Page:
Ready for .gop?

If the political campaigns of the future will be waged online, the Republican Party hopes to keep the fight on its turf with .gop domain names.

As soon as next week, the GOP hopes to roll out the first ever partisan top-level domain name. And, if all goes according to plan, candidates and activists will be operating from websites ending in .gop by the midterm elections in November.
 
“We know that this going to be a major factor in helping Republicans organize online,” said Will Martinez, vice president for sales and marketing with the Republican State Leadership Committee’s effort.

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Partly, the movement hopes to counterbalance the vastly superior technology focus that President Obama’s reelection team had in the 2012 election. The Republican Party’s so-called autopsy report after that election repeatedly noted the importance of web strategy and new media outreach for modern politics.
 
“It’s not by any means a silver bullet or something that closes a tech or data deficiency, but it does take a big step forward in terms of creating a culture where the latest digital trends are part of the conversation in the GOP,” Martinez said.

The autopsy report claimed that “one of the clearest lessons from 2012 is that Republicans must catch up on how we utilize technology in our campaigns” to reach and track potential voters and to maximize outreach efforts.
 
Democrats haven’t registered for a domain of their own, but they’re dismissing the notion that they’ll be at any disadvantage.
 
“This would be a solution to a problem if people couldn’t find Republicans’ website,” said Michael Czin, press secretary for the Democratic National Committee. “But I’m pretty sure that’s not a problem.”
 
“I think the Republicans’ problem is 2012 and coming out of 2012 wasn’t their technology,” he added. “Their message was their greater problem, then they had technological shortcomings.”
 
For Republicans, the new name is part of a massive branding effort that aims to unify the party online and help micro-target supporters.
 
“I think the organizing tools are also one of the most exciting benefits,” Martinez said. “You could do things like absentee.gop or really targeted, laser-focused organizing tools that would push people to automated solutions for basically organizing online.”
 
Not only official Republican Party entities, but private businesses, college Republicans, or any other organization that wants to align itself with the party could get a .gop url to clearly identify themselves.
 
The domain should also provide a measure of trust by making it clear to potential donors that they aren’t being scammed by an imposter website. The party will control the domain extension, but won’t be policing each proposal.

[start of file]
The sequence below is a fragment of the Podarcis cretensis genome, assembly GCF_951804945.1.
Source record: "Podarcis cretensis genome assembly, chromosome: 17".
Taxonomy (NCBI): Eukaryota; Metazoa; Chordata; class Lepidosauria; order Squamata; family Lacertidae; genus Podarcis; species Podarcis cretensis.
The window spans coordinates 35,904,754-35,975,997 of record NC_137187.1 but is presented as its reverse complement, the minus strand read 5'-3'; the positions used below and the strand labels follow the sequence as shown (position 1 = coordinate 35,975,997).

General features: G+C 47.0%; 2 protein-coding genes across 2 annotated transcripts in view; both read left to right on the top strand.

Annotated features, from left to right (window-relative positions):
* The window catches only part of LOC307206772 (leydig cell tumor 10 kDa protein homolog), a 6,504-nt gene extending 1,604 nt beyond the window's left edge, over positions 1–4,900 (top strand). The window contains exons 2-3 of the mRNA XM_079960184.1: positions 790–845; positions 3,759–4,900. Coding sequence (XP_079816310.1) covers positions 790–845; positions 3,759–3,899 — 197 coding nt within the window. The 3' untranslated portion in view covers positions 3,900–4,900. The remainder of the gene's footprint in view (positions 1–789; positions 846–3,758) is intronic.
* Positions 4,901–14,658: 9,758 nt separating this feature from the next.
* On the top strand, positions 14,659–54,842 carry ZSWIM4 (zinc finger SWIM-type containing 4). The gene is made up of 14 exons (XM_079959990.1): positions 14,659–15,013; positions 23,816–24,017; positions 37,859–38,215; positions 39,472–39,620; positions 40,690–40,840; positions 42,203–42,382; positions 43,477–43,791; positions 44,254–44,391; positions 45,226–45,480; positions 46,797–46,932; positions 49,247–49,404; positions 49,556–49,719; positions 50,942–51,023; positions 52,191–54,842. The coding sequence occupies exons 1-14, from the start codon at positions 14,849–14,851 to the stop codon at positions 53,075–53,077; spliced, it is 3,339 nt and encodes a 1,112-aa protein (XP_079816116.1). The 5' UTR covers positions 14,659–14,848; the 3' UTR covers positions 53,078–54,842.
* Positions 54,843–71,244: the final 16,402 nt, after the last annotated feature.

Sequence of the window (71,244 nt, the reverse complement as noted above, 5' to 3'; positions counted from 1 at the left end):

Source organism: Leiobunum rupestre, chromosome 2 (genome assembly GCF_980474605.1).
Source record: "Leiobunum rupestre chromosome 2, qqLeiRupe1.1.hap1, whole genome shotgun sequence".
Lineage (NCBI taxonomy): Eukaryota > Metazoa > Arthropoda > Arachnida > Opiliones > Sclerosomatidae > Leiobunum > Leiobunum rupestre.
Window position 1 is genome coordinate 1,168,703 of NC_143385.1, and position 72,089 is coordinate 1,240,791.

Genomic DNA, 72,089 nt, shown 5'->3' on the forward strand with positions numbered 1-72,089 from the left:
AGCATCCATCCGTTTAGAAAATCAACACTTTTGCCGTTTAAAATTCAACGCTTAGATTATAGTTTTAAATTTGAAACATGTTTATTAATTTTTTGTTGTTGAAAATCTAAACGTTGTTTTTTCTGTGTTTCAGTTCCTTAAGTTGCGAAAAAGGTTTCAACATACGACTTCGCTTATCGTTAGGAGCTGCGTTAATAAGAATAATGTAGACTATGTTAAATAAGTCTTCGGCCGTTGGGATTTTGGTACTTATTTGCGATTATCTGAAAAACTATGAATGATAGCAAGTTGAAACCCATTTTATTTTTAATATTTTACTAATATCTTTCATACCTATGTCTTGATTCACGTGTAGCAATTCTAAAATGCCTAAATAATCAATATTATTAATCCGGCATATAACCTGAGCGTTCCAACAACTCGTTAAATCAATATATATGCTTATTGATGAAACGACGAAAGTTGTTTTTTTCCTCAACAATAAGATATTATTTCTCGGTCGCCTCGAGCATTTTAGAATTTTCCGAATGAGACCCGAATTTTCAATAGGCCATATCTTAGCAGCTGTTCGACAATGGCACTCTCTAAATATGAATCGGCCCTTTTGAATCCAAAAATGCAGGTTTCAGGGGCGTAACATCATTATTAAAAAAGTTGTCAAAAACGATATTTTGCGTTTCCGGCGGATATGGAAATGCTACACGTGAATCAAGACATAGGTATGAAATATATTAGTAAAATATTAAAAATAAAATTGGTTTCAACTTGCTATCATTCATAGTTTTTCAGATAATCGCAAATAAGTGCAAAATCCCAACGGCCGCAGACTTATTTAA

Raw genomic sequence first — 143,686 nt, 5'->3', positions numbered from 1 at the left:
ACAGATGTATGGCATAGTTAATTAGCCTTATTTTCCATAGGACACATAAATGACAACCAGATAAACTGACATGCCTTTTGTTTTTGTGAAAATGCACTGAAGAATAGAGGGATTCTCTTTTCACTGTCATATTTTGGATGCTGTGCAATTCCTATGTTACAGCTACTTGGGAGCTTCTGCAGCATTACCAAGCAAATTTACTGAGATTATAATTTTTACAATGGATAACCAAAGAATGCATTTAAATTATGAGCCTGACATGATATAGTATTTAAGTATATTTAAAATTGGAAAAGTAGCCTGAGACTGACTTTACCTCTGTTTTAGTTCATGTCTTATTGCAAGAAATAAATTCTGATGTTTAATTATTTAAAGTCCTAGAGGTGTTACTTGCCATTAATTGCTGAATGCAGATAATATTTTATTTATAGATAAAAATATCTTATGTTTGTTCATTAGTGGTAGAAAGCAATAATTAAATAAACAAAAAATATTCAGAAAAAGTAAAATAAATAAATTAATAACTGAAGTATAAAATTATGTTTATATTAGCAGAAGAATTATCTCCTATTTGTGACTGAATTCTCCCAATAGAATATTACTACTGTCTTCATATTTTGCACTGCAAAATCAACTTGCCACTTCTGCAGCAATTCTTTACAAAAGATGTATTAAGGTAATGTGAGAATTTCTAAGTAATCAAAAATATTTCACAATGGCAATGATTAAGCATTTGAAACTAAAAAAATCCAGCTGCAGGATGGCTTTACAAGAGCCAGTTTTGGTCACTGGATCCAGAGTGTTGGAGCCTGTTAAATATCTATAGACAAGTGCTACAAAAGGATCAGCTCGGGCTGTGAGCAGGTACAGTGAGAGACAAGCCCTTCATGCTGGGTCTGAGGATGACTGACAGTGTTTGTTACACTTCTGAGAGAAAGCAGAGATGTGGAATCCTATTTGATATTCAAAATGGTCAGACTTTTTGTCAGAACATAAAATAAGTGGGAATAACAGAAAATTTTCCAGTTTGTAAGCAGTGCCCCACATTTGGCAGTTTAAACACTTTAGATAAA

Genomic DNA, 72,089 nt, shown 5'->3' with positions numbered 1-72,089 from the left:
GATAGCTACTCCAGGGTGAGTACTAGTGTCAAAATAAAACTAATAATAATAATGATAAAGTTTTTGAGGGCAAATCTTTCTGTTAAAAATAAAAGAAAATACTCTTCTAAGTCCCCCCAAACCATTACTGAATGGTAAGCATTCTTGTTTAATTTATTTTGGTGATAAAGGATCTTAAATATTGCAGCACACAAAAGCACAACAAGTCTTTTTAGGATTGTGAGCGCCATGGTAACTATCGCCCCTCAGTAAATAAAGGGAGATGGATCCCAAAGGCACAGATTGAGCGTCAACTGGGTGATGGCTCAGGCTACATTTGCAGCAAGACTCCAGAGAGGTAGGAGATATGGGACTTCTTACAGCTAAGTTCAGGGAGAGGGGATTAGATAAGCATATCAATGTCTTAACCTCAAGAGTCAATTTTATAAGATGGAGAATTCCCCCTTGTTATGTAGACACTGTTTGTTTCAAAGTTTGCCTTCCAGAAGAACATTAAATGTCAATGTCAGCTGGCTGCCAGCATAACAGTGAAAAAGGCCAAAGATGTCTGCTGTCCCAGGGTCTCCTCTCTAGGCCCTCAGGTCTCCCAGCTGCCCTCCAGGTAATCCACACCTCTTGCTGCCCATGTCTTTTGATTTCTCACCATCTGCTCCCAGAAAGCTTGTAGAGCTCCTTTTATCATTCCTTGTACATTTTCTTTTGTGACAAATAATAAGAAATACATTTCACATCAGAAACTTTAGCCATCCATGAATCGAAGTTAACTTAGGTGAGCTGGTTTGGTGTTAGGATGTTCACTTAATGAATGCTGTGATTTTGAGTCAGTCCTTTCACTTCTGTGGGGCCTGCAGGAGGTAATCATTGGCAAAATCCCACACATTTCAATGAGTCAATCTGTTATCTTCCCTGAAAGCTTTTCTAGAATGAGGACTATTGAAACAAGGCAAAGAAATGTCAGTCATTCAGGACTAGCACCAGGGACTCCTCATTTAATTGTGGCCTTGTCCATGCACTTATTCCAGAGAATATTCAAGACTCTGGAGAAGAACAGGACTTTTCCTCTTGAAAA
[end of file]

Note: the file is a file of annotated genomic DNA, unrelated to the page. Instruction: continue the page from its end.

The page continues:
The Republican effort is part of a broader change to the syntax of the Internet that could profoundly alter how people think websites’ structure. In addition to .gop, companies from Nike to McDonald’s have also applied for domain extensions, as have cities such as New York and Paris.
 
The expansion of generic top-level domains (gTLDs) is being run by the Internet Corporation for Assigned Names and Numbers (ICANN), a nonprofit group that manages domains online. The push could create more than 1,000 new extensions on top of the 22 traditional generic domain names like .com and .net, as well as current country codes including .uk, .ca or .au.
 
ICANN received about 1,900 applications for new gTLDs. Some of the more popular names, however, like .app, were redundant.
 
Not all of the strings are being welcomed fondly.
 
Last week, Sen. Jay RockefellerJay RockefellerLobbying world Overnight Tech: Senators place holds on FCC commissioner Overnight Tech: Senate panel to vote on Dem FCC commissioner MORE (W-W.Va.) wrote ICANN a letter asking the organization to block bids to run the gTLD “.sucks,” which he said would be used “as little more than a predatory shakedown scheme” to force companies to pay to prevent having “sucks” after their name.
 
Right now, .gop is just awaiting ICANN’s final step, called delegation, which could happen as soon as this week. After that, there will be a 60-day window for trademark owners who want to register their site, and then it will be open to the general public. The plan is to sell domain names for $20.16 each.
 
Some Democrats have eyed the Republican effort hungrily.
 
Jim Messina, Obama’s former campaign manager and a co-chairman of a liberal super-PAC backing former Secretary of State Hillary ClintonHillary Rodham ClintonJohnson faces tough crowd at Libertarian debate Sanders: Clinton shouldn't pick VP from Wall Street McAfee on chances of Libertarian win: 'We're not that stupid' MORE, said last month he was “pissed” that Republicans were getting a gTLD and Democrats had not applied for one of their own.
 
At the Beyond the Dot conference in Washington, Messina said that Obama’s reelection campaign would have been able to better target people and provide an added level of security if he had had a gTLD as “another piece of my toolbox.”
 
For the time being, Democrats may be shut out. The window for gTLD applications is closed and an ICANN official told The Hill that it could be years until even more new domain extensions are considered.